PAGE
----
This live-streaming webcam was set up by the National Parks and Wildlife Service to monitor a pair of white-tailed sea eagles breeding in County Cork. White-tailed sea eagles became extinct in Ireland over 100 years ago but were brought back as part of a reintroduction programme: from 2007 to 2011 one hundred eagle chicks were brought from Norway and released in Killarney National Park. They have since dispersed around Ireland and there are now up to a dozen pairs breeding in counties Cork, Kerry, Clare, Tipperary and Galway.
The birds on this live webcam are Black P (female) and Blue W (male), both of whom were brought to Ireland as part of the reintroduction programme. In 2016, a pair of eagles at this nest raised the first eagle chick to fledge in Co Cork in over a century. However, in 2018 the original female (Green D) was ousted by a younger female P. This new pairing has yet to fledge a chick so we will watch with bated breath to see if they can succeed in 2020.
Find out more about the history of the eagles in Glengarriff and their breeding attempts: click here
For facts about white-tailed sea eagles: click here
Department of Culture, Heritage & the Gaeltacht eagle blog link: click here
Follow us on our Facebook page for regular updates!
The White-tailed Sea Eagle reintroduction project is a joint initiative between National Parks & Wildlife Service and Golden Eagle Trust in collaboration with Norsk Institutt for Naturforskning (NINA) and Norwegian Ornithological Society. The project is managed by Dr Allan Mee.
RTÉ Six One News – 28th April 2020
23rd February 2020: In this short video the male can be seen bringing the female a fish a few days before she laid an egg. In this rare footage she can be seen ‘food-begging’ which is normally juvenile behaviour but in this context is probably part of a bonding and courtship ritual.
15th April 2020 11:19am: The female’s behaviour indicates hatching is imminent: the adult birds usually share incubation duties but on this date she was very protective of the nest and did not allow the male to sit on the nest, except when she took a five minute break at lunchtime. This clip shows her ‘defending’ the egg-cup from the male so he flies off again.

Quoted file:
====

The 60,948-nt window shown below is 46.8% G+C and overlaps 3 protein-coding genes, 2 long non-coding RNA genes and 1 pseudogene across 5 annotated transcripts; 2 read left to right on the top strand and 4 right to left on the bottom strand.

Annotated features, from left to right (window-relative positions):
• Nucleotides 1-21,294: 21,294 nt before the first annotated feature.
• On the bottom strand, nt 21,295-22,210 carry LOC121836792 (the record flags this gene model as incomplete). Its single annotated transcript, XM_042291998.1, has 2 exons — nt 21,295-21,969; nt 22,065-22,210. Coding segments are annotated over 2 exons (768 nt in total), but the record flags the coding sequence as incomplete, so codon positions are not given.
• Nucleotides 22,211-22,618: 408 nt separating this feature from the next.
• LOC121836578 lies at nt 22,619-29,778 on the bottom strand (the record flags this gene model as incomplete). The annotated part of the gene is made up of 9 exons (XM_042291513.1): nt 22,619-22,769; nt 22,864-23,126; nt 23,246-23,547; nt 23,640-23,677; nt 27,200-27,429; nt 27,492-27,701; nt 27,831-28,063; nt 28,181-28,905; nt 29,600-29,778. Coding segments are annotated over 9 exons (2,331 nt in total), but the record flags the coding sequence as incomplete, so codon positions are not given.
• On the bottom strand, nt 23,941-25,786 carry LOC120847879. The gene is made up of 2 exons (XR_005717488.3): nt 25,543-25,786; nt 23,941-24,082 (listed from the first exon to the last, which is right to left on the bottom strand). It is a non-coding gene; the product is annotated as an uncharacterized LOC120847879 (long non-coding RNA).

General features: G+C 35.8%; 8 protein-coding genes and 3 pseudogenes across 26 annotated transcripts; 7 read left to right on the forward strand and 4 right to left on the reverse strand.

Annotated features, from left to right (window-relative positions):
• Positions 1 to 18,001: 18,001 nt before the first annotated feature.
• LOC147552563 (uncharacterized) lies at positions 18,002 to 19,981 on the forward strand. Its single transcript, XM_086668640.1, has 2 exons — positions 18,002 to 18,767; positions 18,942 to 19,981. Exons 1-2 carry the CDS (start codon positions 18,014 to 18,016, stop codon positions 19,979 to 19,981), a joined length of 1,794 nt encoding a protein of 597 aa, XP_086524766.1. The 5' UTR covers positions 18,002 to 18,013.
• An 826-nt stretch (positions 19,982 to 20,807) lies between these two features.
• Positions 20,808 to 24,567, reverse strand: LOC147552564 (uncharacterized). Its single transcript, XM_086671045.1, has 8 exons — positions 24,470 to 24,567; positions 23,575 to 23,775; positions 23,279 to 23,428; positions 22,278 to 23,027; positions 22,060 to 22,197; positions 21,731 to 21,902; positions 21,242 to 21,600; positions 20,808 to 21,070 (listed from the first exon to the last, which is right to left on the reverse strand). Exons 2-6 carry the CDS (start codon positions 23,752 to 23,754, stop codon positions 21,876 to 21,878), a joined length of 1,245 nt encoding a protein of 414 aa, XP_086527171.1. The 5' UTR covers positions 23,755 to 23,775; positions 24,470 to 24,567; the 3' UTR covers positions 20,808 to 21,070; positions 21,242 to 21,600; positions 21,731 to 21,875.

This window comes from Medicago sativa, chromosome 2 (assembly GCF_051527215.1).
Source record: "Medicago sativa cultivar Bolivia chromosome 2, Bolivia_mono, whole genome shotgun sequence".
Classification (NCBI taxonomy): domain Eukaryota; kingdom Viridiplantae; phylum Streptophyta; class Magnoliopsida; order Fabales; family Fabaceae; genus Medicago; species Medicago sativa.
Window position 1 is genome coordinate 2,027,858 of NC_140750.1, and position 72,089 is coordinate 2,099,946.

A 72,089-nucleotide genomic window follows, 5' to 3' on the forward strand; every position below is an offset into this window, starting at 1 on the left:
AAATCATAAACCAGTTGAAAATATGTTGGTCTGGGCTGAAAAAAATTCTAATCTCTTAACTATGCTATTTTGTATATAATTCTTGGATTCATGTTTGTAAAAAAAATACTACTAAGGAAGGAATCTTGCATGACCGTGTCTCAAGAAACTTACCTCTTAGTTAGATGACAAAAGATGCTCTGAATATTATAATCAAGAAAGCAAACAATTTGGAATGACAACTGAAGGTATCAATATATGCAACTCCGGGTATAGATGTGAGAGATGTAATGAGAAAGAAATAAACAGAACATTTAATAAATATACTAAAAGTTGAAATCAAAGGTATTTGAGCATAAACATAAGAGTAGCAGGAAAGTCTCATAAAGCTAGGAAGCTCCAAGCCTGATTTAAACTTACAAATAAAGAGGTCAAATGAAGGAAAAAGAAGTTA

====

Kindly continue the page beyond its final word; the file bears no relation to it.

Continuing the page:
15th April 2020 – 6:52pm
First clear sightings of the chick! Hatching happened some time on the 15th April, but it takes a while for the chick to find the strength to raise its head so it can be seen in the nest. In this clip from early evening, the chick’s wobbly, fluffy head can be seen as dusk falls.
16th April 2020 – 6:46am
First feed! The female brooded the chick all night and soon after first light she can be seen feeding feeding the chick. As the day progressed, both the male and female took turn brooding and feeding the chick. At 2:30pm the male can be seen bringing a large, dark prey item to the nest, which was later revealed to be a seabird (razorbill or guillemot).
17th April 2020 – 6:52am
Food drop! Dad brought a fish to the nest in the early morning, but as Mama P rises meets him he drops the fish and it falls out of the nest. She does not look impressed!
19th April 2020 – 9:27am
On Sunday 19th April we were thrilled to see a second chick had hatched. Here’s Dad carefully removing half the eggshell from the nest.
22nd April 2020 – 9:31am
Dad got a bit of a surprise with the antics of a dogfish he’d brought to the nest an hour earlier . . . #freshfish
23rd April 2020 – morning
As the two chicks grow and get stronger it’s easier to see both their heads as their parents feed them. So far fish and seabirds have been the main prey items.
Thanks to the Office of Public Work for permission to erect the camera on their land and to Dr Allan Mee (White-Tailed Sea Eagle Project Manager) for advice & support. Camera installed by Bandwidth Communications under licence from the National Parks & Wildlife Service.
For more information on white-tailed eagles in Ireland and the history of the reintroduction programme: http://www.goldeneagle.ie/
For information on Garnish Island, which is managed by the OPW: http://garinishisland.ie/